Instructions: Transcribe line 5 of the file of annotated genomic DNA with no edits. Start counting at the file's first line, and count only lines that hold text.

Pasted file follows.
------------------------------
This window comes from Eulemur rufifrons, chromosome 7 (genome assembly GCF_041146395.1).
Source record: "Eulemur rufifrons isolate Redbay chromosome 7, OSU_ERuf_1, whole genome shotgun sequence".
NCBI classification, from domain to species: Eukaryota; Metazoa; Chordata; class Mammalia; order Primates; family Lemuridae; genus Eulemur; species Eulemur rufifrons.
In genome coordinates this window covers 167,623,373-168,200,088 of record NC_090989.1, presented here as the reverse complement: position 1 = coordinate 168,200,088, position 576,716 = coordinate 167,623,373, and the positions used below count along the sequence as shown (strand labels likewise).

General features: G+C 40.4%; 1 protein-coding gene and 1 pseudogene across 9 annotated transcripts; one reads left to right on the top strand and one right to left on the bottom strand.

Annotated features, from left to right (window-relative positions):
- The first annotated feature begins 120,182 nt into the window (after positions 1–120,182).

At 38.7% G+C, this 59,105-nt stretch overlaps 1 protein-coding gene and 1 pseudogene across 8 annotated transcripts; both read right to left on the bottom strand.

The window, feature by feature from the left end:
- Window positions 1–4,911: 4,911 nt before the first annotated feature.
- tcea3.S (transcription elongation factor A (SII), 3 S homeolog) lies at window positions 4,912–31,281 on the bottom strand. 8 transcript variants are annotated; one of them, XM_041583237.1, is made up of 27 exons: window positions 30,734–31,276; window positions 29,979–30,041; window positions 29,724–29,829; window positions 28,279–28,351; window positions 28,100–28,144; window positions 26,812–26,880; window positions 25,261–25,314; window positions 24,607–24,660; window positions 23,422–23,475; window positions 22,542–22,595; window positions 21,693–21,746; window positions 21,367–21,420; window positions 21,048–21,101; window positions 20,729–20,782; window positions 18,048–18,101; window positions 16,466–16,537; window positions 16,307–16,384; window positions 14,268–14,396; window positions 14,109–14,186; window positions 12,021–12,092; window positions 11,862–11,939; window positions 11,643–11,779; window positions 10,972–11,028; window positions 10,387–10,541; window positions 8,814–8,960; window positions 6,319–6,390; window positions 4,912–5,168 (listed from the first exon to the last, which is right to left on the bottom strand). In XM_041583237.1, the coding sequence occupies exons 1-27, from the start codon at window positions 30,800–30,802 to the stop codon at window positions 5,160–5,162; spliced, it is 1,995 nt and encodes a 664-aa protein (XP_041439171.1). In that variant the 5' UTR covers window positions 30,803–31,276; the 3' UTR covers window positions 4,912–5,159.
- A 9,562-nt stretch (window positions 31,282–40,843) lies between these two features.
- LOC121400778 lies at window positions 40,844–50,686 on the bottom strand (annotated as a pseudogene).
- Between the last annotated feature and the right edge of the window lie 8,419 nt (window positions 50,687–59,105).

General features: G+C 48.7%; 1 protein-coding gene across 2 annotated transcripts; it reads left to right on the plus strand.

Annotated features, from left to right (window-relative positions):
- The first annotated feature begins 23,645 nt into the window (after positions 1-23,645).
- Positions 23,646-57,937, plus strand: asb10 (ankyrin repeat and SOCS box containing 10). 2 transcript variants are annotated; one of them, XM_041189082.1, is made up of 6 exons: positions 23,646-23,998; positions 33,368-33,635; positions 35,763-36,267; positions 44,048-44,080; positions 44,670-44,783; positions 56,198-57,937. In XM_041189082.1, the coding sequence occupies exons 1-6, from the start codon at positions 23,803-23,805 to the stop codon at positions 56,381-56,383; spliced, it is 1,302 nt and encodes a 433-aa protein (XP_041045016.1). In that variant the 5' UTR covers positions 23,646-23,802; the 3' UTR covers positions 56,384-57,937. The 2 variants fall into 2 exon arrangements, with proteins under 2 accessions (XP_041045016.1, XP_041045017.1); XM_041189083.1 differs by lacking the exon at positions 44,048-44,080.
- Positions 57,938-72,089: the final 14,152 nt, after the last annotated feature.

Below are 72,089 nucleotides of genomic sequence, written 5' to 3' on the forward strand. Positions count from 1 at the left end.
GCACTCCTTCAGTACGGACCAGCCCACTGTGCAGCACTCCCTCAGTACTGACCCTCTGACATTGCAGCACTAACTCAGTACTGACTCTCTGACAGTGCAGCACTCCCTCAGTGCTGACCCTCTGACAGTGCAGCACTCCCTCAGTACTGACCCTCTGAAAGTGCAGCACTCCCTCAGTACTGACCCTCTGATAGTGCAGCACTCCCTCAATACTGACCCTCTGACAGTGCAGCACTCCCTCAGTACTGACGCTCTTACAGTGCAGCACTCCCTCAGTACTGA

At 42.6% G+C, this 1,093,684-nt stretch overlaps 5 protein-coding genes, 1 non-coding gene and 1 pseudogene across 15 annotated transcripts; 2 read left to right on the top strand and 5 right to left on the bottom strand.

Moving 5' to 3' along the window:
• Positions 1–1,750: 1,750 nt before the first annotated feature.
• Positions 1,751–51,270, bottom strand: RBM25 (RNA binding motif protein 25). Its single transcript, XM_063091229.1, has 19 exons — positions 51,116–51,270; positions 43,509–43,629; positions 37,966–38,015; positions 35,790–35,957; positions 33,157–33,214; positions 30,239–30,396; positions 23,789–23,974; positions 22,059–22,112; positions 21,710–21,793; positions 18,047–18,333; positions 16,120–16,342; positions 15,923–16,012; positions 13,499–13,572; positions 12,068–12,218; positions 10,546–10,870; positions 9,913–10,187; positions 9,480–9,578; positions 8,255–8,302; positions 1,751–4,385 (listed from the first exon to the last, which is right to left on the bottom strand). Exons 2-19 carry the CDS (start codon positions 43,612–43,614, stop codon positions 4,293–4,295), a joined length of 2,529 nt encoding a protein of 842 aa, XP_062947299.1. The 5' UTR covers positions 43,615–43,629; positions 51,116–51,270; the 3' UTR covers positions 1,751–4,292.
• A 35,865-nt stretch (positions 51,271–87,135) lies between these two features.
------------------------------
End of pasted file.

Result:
General features: G+C 40.4%; 1 protein-coding gene and 1 pseudogene across 9 annotated transcripts; one reads left to right on the top strand and one right to left on the bottom strand.